Corporal punishment harms Yemeni children’s development [Archives:2008/1163/Reportage]
By: Khalid Al-Hilaly
For The Yemen Times
“I never hit my children,” one Sana'a father said as his 8-year-old daughter looked up at him with surprise. “You can ask her,” the little girl's father said, “Do I beat you?” His daughter stared at him in silence.
Corporal punishment remains an acceptable way to discipline children in Yemen, where there are no regulations prohibiting its use in the home – by any family member against another.
“Nearly 90 percent of children report that physical and humiliating punishment is the main method of disciplining them within their families,” according to a 2005 report by Save the Children entitled, “Physical and Humiliating Punishment of Children in Yemen.”
Save the Children is a worldwide nongovernmental organization that helps prevent child abuse. “Punishments usually were inflicted by mothers and fathers, but also by elder brothers,” the report continued.
Eighty percent of mothers in rural areas and 59 percent of mothers in urban areas use corporal punishment to discipline their children, according to another report from 2004 on mental health, education and punishment pertaining to school-aged Yemeni children conducted by the Institute of Psychiatry at King's College in London.
Its report indicated that mothers with a low level of education were more likely to use corporal punishment.
“The most common forms of punishment were hitting with the hand, a belt, a stick or some other implement. Other measures included locking [children in a room], tying [children up], biting and pinching,” the report noted, adding, “Boys were significantly more likely than girls to be spanked.”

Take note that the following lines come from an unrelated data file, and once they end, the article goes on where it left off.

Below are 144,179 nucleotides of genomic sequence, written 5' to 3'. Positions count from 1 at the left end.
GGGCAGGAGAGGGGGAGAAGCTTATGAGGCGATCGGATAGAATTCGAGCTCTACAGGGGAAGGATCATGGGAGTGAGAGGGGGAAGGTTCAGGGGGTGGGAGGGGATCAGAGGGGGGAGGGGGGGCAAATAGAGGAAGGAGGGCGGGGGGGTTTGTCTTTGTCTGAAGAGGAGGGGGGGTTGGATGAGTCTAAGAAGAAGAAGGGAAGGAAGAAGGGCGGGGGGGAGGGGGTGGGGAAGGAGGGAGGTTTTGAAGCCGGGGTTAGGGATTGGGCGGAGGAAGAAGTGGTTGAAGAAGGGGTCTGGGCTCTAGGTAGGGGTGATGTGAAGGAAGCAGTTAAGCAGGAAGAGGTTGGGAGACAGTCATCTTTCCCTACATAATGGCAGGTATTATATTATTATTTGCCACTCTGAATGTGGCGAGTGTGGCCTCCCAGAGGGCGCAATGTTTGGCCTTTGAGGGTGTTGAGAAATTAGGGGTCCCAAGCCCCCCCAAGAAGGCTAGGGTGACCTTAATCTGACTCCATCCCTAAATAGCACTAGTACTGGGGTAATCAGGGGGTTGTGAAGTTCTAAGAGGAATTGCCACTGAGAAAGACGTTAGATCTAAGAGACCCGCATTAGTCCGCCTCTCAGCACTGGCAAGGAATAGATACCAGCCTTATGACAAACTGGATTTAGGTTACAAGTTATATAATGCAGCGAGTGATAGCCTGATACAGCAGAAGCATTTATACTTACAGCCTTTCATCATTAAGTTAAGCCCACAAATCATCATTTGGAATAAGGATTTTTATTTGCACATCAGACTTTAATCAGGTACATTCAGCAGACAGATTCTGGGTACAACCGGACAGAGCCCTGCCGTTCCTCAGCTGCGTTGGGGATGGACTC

The experience of severe corporal punishment is linked to poor educational achievement and unstable mental health for children of both sexes, the report concluded.
“I was beaten as a child, but I wouldn't treat my kids that way,” maintains Ali Abu Talib, a 33-year-old father of two, “because hitting makes children carry a strong dislike for their parents.”
However, Taha Al-Mohammed, a 54-year-old father of nine, admits, “I've used hitting – light hitting – in raising my children, but I've never hit my daughters or let their brothers do it [either]. Discussing [the issue] with them was an effective enough form of punishment.”
“The more beating a child receives, the more violent he becomes,” says Khalid Al-Samaee, a father of two, “A child who is beaten at home takes revenge on other children on the streets.”
He continued, “Families that don't use family planning often have six or more children, so because they fail to provide a proper education or discipline their children, they use corporal punishment as a final effective technique.”
A 2006 United Nations study on violence against children called for ending the justification of violence against children – whether it is accepted as tradition or disguised as discipline – and asked all countries to prohibit all forms of violence, including corporal punishment, against infants and youngsters.
Dr. Hassan Kassim, president of the Yemen Psychological Association and a founder of the local nongovernmental organization Child Rights Care, notes that corporal punishment has been scientifically proven an ineffective means of achieving positive child development.